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An Eyewitness Account The CHR recently received testimony from an eyewitness who pro- vided the details of a case of an engineer detained without charge or trial for more than 10 years. As a protective measure, the eyewitness will re- main unnamed and we refer to the engineer as "Abdul Raouf." Prior to the arrest of Abdul Raouf, he had been a successful engineer and an active member of the Damascus branch of the Engineers' Association. In late 1979 the branch set up a committee to take up the cases of persons arbitrarily arrested and detained and to appeal to the Syrian authorities for their release. To protect its members, the committee was composed of different engineers at different times. Abdul Raouf played an active role and raised with the Syrian authorities the cases of individual political de- tainees. He urged the authorities to abide by Syrian law and to charge or try persons accused of offenses or to release them. According to Abdul Raouf, the committee was sometimes successful in securing the release of political detainees. Abdul Raouf also was active in the efforts of the Engineers' Associa- tion to press for human rights reform in Syria. He was present on April 4, 1980, when the government sent a group of military engineers to the Engi- neers' Association to try to secure a repudiation of its position on human rights (see below), and he was one of the engineers who resisted the gov- ernment initiative. As a battle of wills developed between the government and the Engi- neers' Association and the government threatened the association with dis-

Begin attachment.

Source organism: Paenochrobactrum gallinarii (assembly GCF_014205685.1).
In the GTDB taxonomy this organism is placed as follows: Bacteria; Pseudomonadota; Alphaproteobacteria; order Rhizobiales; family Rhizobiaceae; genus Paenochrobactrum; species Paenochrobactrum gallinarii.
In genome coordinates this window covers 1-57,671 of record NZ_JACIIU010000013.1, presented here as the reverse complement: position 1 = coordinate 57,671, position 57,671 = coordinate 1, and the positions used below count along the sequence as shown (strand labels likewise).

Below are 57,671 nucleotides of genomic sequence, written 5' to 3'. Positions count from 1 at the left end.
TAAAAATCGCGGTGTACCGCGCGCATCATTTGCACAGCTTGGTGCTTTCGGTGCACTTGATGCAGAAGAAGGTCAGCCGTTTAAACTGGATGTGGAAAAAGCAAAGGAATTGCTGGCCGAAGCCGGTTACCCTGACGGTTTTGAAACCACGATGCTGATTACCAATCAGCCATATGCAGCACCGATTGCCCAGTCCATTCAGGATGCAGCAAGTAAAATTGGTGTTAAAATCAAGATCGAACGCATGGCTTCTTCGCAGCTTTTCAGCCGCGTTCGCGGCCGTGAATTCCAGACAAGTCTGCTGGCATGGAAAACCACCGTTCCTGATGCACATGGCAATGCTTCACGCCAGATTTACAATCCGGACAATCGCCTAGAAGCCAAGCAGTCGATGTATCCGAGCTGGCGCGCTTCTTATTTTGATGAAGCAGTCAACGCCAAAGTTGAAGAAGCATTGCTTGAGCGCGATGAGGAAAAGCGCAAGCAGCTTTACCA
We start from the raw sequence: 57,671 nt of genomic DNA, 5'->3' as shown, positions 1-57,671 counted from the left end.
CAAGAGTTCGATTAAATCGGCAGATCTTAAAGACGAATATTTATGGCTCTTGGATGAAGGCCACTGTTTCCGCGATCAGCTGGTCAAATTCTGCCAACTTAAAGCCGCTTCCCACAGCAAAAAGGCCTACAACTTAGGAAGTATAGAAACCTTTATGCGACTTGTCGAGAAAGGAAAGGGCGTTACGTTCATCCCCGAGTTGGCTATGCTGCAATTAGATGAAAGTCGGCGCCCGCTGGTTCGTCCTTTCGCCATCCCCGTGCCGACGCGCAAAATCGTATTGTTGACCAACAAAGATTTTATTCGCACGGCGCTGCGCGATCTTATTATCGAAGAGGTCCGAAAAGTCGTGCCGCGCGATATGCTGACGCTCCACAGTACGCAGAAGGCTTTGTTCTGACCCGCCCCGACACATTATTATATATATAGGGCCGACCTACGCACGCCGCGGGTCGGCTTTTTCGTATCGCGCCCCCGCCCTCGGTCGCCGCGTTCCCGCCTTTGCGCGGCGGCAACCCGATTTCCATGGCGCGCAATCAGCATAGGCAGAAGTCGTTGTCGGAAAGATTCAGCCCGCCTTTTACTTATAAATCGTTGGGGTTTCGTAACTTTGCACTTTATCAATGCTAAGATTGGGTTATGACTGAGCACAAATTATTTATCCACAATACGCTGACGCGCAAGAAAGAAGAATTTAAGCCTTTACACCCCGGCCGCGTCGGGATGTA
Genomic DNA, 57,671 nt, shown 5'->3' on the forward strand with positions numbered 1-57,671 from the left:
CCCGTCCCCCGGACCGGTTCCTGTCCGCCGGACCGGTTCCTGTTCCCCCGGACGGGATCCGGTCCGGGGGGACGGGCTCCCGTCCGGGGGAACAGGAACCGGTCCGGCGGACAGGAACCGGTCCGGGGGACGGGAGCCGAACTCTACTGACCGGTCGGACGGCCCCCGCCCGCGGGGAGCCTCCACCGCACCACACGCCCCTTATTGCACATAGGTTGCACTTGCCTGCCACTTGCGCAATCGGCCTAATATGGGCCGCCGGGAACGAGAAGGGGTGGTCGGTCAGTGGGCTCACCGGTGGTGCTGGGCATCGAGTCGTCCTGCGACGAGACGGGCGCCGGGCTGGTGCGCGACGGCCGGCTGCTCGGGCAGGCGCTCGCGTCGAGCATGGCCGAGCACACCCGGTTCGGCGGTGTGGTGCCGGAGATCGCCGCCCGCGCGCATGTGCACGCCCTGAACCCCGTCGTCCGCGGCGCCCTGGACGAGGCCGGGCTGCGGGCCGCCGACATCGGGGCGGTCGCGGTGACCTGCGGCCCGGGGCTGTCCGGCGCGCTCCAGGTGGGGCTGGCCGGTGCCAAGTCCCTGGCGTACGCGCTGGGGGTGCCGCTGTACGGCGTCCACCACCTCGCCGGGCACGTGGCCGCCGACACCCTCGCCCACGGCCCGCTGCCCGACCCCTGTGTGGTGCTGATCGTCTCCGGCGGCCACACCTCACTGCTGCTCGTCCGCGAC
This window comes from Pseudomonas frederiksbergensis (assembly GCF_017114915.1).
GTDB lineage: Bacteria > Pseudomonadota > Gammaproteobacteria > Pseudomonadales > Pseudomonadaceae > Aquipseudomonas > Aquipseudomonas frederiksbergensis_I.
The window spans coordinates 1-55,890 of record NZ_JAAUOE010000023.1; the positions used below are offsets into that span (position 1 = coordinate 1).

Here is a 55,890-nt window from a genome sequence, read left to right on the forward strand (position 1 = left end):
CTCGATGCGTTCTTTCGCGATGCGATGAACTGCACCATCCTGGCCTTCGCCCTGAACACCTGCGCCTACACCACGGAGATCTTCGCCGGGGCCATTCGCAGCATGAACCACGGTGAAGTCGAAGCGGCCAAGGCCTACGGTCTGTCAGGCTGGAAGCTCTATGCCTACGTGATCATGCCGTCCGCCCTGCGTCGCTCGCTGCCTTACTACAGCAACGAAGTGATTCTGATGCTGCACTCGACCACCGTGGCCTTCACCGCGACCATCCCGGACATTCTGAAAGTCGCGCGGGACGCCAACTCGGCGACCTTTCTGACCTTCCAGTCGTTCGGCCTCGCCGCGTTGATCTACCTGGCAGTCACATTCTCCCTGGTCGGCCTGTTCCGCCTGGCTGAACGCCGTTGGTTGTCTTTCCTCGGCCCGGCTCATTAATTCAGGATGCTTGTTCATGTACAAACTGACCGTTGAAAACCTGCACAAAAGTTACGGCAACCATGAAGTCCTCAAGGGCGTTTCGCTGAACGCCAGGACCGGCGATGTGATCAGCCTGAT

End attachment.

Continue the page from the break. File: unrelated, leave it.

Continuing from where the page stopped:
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16 SCIENTISTS AND HUMAN RIGHTS IN SYRIA solution, a group of engineers on April 8 quickly went over the association's finances. The association operated like a credit union—all of the members paid a certain percentage of their salaries into the association and in return held shares in it. Fearing that the government would confiscate the association's money, they made an effort to ensure that the members were returned their shares. Following the dissolution of the Engineers' Association on April 9, the government detained hundreds of engineers and health professionals throughout the country. According to Abdul Raouf, most were abducted rather than formally arrested. In Damascus, engineers and lawyers whom Abdul Raouf knew were taken away by two security officers accompanied by four men with machine guns. Neither they nor their families were informed of the reason for their "arrest." Sometimes, according to Abdul Raouf, security officers used ploys to enter homes. They would identify themselves as "repairmen" coming to fix something broken in the house. Sometimes they would tell friends or family members of the prospective detainee that the individual should report to security for questioning and would give assur- ances that the person would be promptly released. Once in detention, how- ever, the engineers were kept for years without the opportunity to appeal or challenge the lawfulness of their detention in court. Unlike most of the other engineers and scientists arrested, Abdul Raouf was not subjected to torture or mistreatment. He later learned that this was on the direct orders of President Assad, who had requested good treatment for 21 engineers and lawyers from Damascus and Aleppo, known as "the association group." The orders for good treatment were contained in a letter that Abdul Raouf later saw. This letter appears to demonstrate the president's awareness that torture and ill-treatment are meted out to most political prisoners as a matter of course unless he intervenes. During the interrogation of the engineers in the association group, they were asked about their activities in the Engineers' Association and also about the Camp David accords between Israel and Egypt. Abdul Raouf and the others insisted that their activities in the association accorded with Syr- ian law. Abdul Raouf states that they were able to refute allegations against them, and that the Syrian government had no evidence of any wrongdoing on their part or even of any statements made by them that could be con- strued as critical of the government. At first, the 21 were assured that they would be promptly released, but an assassination attempt on President Assad's life in June 1980 changed the situation. The assassination attempt, by members of the Presidential Guard, was blamed by the President on the Moslem Brotherhood, but government retaliation was felt everywhere. The 21 engineers and lawyers were kept in detention, most of them for nearly 12 years. Two were released early—one lawyer almost immediately and one engineer in 1983. Another engineer